Questions remain after Wednesday closure confusion

Thursday - 8/25/2011, 9:28am EDT

By Ruben Gomez
Jack Moore
Federal News Radio

In the wake of the magnitude 5.8 earthquake that rumbled through Washington, D.C. some federal workers were directed to stay home the next day so federal buildings could be inspected for structural damage.

However, in the initial list of closed buildings the Office of Personnel Management released in the early morning hours Wednesday, some buildings were incorrectly listed as closed, leading to confusion as to which buildings were shuttered for the day.

Angela Bailey, OPM's associate director for employee services, told Federal News Radio that posting the list of closed buildings, which was provided by the General Services Administration, is not what OPM usually does.

"We did have conversations with GSA and with ourselves on it's not really necessarily in OPM's 'swim lane' to do building closures," Bailey said. "That's not what we do for a living ... but we just felt that in this particular situation it was really important for us to stand up and take a leadership role in this particular case. We clearly understood that it was a fluid situation. We clearly understood that we were probably going to get a few buildings wrong in the process, but we thought it was in everyone's best interest to take a leadership role and step up and do the best that we could to help and provide the list as we knew at that point in time."

The information on OPM's website came directly from GSA, Bailey said, and she added that OPM went through the list of closures one-by-one before posting to the site.

"We started double-checking, we started triple-checking," she said. "So anything that was coming in from GSA, we were following it up with phone calls to the chief human capital officers to say, 'Is this your confirmation? Do you have the same information?' So we could reconcile everything that was going on."

Timing issue?

Still, after OPM listed the building closures early Wednesday, Federal News Radio began hearing from agency representatives who said, in fact, their buildings were open.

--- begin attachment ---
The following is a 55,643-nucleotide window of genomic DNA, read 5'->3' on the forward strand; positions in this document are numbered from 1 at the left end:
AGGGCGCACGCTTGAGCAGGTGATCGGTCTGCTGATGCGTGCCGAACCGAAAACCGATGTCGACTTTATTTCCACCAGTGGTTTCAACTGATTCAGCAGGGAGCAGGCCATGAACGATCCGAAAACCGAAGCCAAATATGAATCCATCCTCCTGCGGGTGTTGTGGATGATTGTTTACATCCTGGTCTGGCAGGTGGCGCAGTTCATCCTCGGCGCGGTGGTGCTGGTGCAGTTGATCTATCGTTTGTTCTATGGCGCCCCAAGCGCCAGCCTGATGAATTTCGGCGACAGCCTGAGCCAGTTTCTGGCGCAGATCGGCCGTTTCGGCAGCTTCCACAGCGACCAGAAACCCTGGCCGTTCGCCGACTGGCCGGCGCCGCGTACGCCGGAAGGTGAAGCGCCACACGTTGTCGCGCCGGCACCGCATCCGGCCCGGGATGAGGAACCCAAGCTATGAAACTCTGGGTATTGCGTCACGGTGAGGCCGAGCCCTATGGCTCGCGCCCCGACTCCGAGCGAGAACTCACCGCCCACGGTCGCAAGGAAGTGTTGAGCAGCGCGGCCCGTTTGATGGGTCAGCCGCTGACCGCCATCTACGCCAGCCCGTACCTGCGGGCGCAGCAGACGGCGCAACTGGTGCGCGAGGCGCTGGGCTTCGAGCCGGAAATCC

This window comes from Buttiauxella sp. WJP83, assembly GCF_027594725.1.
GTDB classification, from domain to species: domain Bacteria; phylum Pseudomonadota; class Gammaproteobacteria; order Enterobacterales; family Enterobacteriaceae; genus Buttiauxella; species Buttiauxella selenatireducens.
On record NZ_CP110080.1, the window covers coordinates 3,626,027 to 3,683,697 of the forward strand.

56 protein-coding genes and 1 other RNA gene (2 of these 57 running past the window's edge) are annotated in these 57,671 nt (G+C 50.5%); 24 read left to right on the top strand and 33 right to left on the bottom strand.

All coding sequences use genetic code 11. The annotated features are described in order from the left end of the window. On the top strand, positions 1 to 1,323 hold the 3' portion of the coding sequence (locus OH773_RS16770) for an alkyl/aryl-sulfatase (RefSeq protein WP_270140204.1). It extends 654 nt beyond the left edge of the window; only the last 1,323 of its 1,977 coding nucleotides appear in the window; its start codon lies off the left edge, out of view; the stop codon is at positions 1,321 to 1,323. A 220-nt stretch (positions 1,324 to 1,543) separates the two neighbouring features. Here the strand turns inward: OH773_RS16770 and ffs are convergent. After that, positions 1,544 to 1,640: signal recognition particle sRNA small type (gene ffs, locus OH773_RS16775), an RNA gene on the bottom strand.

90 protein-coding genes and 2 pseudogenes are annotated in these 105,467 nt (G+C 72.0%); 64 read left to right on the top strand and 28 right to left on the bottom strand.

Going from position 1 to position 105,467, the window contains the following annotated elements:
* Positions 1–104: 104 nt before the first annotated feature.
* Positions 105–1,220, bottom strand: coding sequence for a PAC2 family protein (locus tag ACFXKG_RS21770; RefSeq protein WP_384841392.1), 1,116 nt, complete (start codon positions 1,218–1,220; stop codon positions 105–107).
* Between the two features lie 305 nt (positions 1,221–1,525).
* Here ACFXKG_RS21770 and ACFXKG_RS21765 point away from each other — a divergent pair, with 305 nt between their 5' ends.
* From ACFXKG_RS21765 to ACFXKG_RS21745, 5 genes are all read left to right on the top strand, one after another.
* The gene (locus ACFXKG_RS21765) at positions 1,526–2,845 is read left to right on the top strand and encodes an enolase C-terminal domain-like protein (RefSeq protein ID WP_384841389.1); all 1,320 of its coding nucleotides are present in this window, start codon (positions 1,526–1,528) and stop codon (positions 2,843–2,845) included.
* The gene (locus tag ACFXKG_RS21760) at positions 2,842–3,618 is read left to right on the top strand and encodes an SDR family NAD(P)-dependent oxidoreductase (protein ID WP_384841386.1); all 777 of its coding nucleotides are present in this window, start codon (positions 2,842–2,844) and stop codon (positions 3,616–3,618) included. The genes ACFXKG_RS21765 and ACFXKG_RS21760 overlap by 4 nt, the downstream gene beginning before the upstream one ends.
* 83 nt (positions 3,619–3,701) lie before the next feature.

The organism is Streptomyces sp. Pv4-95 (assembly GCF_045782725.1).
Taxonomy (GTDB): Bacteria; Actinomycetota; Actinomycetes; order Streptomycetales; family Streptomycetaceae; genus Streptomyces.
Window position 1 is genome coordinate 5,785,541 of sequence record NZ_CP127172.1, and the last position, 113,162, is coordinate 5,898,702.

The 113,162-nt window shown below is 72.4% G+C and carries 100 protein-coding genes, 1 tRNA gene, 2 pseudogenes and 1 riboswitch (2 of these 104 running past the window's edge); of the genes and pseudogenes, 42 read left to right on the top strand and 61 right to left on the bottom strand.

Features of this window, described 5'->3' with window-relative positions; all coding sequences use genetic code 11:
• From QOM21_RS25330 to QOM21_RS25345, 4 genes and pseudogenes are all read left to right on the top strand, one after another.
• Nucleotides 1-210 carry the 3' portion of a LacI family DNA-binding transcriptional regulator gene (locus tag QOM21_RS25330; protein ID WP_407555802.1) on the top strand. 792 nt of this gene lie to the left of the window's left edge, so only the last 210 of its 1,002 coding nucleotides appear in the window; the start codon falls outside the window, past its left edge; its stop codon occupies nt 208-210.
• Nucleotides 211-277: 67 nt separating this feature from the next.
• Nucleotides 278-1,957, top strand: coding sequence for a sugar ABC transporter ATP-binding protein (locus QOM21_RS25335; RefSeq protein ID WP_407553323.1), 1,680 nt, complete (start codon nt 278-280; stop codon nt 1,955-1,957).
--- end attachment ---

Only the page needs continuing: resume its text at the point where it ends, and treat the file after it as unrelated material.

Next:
By 8 a.m. — when many federal employees would have been preparing to leave for work — seven of the 13 initial closings on OPM's list contained either errors or outdated information, although it's unclear which.

Bailey said she didn't know where the disconnect happened.

"I don't know so much that it was an error," she said. "I think it was a timing and a fluidity kind of issue. That was the thing: At what point in time do you just stop and put the information up that you have ... that everyone believes is accurate? So that list was literally being worked all night long."

Bailey said as engineers inspected buildings, some of them began to open back up.

"So one of the things we were trying to stress repeatedly, the real message we were trying to get [across] was please check with your agency or your supervisor," she explained.

Along with the initial list Wednesday morning, OPM recommended that employees check in with their individual agencies and also noted that regardless of the list, "Guidance from your agency or supervisor supersedes this list."

Good intentions

However, OPM's list also contained other errors. A closed building listed as belonging to the Office of the Secretary of Defense in Bethesda, Md., was in fact a Nuclear Regulatory Commission building — and remained open.

Later in the morning, OPM listed building closures at the "U.S. Drug Administration," when it meant to refer to buildings at the U.S. Department of Agriculture.

Bailey said that was simply an oversight. "This is what happens whenever you use a thousand acronyms and we are absolutely a city of acronyms."

Bailey said despite the confusion, the worst-case scenario was "that people came to work and found out that their building was open." She said OPM policies for unscheduled leave and telework helped out. "So the policies and the things we've put in place are working and worked incredibly well."

She added, "I think the main thing to remember here is everybody did everything with good intentions," she added. "And it was all to make sure that folks had the best information in the quickest amount of time that we possibly could to put things up."

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